Before I was promoted to Chief Petty Officer (CPO) in the Navy, I had to take a class orienting me to the complexities of my new role. Advancement to CPO is not like advancement to any other military paygrade. The uniform changes from the “cracker jack” blues or whites of a lower enlisted man to the khaki uniform like those worn by officers. The responsibility increases immeasurably more than the pay does. The respect given by subordinates increases more than that given in a comparable advancement in the other armed forces. We were told that we no longer asked for days off; we told our superiors we were taking a day off and listened for objections. The greatest change, however, was explained by one instructor. “After your advancement, your first name is no longer Tim. It is now Chief.” That new name has even carried over into civilian life. Even people with whom I work that were in the Navy, even for a short time, call me Chief.
A change of name with a change in status is not a new or unfamiliar thing. In many western cultures women have been experiencing just that for years. It is still common for a woman to take her new husband’s last name. In Genesis we read of several people whose names were changes, such as Abram/Abraham (Gen 17:5), Sarai/Sarah (Gen 17:15), and Jacob/Israel (Gen 32:28). Some people had their names changed when they were moved to a new country. (See Daniel 1:7 and Esther 2:7). Simon was given the name Peter (Lk 6:14), perhaps in the hope that he would live up to his new name. Shaul, the persecutor of Christians, adopted the name Paul when he became one. To this day converts to Judaism take a new name after their immersion. Likewise the Pope of the Roman Catholic Church takes a new name when he attains that status.
Even cities are subject to name changes. One may visit St. Petersburg/Petrograd/Leningrad or Byzantium/Constantinople/Istanbul. They even wrote a song about that latter change. In the Bible one city went by the name Salem. For a while it was called Jebus or Jebusi. Finally it became known by a combination of those names, Jerusalem. (It is also called Zion, but that may never have been a formal name of the city.) Isaiah prophesied that it would receive at least one more name change. “And the Gentiles shall see thy righteousness, and all kings thy glory: and thou shalt be called by a new name, which the mouth of the LORD shall name.” (Isa 62:2) John writes that it has figuratively received that change. “And the name of the city of my God, which is new Jerusalem, which cometh down out of heaven from my God” (Rev 3:12) This would indicate that the spiritual kingdom represented by Jerusalem has undergone a change in status. No longer is it the center of a limited, physical nation of God’s people. Now the New Jerusalem, the church of the Messiah, is the center of a broader, spiritual kingdom. It has the promised new name, and its inhabitants have the name of God.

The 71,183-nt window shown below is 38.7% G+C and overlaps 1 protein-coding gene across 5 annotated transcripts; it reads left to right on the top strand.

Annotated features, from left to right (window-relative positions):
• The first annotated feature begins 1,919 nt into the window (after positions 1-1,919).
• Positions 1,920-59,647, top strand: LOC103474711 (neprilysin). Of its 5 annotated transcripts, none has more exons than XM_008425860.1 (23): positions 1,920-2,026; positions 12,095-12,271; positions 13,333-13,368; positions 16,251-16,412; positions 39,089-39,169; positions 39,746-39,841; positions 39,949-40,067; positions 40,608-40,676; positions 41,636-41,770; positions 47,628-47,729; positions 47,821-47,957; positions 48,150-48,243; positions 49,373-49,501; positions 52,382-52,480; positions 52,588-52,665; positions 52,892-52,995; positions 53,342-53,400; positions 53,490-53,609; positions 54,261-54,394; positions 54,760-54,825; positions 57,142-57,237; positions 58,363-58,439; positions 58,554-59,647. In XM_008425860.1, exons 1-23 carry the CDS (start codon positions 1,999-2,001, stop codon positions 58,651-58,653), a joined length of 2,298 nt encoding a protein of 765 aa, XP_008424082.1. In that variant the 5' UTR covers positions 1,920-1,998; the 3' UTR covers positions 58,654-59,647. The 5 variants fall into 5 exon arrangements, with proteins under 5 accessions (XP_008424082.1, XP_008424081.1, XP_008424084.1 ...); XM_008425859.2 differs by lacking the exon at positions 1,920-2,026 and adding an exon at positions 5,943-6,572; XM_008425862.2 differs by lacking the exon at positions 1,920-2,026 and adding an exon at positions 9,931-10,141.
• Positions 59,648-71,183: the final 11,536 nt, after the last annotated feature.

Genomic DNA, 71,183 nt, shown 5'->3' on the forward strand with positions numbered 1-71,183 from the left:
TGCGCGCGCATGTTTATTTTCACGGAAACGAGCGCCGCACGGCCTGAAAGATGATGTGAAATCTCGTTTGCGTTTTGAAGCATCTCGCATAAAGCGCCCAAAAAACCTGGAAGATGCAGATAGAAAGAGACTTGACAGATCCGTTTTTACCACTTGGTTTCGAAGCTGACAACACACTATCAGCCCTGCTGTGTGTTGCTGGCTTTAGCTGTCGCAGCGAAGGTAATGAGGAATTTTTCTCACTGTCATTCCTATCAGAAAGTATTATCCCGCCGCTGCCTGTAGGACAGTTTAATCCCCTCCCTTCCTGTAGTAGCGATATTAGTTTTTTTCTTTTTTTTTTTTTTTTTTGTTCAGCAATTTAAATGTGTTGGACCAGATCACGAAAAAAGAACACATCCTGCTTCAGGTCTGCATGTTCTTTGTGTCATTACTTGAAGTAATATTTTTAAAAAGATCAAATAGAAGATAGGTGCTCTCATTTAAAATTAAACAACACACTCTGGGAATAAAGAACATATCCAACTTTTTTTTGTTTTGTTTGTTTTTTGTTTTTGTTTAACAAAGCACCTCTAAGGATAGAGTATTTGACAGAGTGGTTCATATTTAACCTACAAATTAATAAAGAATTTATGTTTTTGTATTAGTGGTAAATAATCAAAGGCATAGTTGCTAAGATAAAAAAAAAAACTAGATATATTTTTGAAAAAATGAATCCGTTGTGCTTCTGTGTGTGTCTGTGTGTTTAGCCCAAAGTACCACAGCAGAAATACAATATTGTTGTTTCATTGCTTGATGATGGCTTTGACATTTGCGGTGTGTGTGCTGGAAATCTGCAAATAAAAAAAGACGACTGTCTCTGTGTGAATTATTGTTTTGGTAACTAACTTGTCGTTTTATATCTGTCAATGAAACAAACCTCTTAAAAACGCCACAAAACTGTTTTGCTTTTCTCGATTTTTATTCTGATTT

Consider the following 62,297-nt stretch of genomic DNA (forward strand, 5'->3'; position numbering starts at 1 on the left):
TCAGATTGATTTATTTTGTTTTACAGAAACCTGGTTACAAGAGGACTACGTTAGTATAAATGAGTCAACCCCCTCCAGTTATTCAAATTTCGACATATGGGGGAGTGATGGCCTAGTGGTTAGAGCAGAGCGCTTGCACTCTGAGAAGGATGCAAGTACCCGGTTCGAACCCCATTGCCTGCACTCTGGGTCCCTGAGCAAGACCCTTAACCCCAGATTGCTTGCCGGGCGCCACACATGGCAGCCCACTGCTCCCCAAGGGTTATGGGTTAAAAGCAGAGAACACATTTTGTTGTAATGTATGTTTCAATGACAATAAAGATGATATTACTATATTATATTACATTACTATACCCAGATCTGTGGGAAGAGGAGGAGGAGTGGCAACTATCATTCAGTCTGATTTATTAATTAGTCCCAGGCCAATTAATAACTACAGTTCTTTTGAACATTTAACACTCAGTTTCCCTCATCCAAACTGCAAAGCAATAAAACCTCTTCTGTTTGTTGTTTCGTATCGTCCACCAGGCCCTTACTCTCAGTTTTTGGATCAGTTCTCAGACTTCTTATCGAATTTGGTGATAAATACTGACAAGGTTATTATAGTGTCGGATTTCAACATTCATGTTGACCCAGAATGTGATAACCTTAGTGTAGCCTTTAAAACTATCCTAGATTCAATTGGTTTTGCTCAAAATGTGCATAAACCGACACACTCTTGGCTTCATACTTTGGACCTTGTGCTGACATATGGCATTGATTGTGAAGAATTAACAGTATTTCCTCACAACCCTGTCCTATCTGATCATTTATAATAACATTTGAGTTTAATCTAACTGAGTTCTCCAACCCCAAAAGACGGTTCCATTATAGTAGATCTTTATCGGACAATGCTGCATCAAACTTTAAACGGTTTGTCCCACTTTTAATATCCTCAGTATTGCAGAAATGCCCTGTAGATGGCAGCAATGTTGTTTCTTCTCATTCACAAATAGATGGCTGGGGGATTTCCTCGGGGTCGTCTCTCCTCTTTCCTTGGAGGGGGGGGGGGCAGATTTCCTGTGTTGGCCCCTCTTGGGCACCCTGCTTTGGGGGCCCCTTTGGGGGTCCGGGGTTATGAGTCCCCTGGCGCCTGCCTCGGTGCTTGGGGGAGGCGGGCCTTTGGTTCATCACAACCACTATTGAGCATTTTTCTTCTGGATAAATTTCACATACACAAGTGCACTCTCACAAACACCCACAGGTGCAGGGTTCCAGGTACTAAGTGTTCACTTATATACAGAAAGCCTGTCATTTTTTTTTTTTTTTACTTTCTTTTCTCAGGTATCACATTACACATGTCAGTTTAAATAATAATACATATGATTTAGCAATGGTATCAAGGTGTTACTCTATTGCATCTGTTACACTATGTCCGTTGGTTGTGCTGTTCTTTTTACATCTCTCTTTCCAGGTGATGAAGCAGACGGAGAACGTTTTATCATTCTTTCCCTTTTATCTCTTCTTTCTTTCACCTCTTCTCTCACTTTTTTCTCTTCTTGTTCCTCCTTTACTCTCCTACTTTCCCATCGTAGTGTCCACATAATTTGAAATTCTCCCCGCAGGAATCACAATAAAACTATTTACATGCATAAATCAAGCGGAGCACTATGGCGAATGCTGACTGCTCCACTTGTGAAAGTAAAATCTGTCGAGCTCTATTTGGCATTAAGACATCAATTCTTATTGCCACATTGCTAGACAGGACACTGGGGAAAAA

We, the members of the church which is the New Jerusalem, are also given a new name. We receive that name on a figurative white stone. “He that hath an ear, let him hear what the Spirit saith unto the churches; To him that overcometh will I give to eat of the hidden manna, and will give him a white stone, and in the stone a new name written, which no man knoweth saving he that receiveth it.” (Rev 2:17). When we become part of New Jerusalem we bear the name of God, and a new name. “And I will write upon him my new name.” (Rev 3:12). Collectively, the church received a new name shortly after it began. “And the disciples were called Christians first in Antioch.” (Acts 11:26) Individually it appears that we also receive a new name. That new name represents a change in status. No longer do we bear the guilt of sin. We are now called holy. No longer are we slaves, but children. Sometimes it takes a while to get used to a new name, but in this case it is worth it.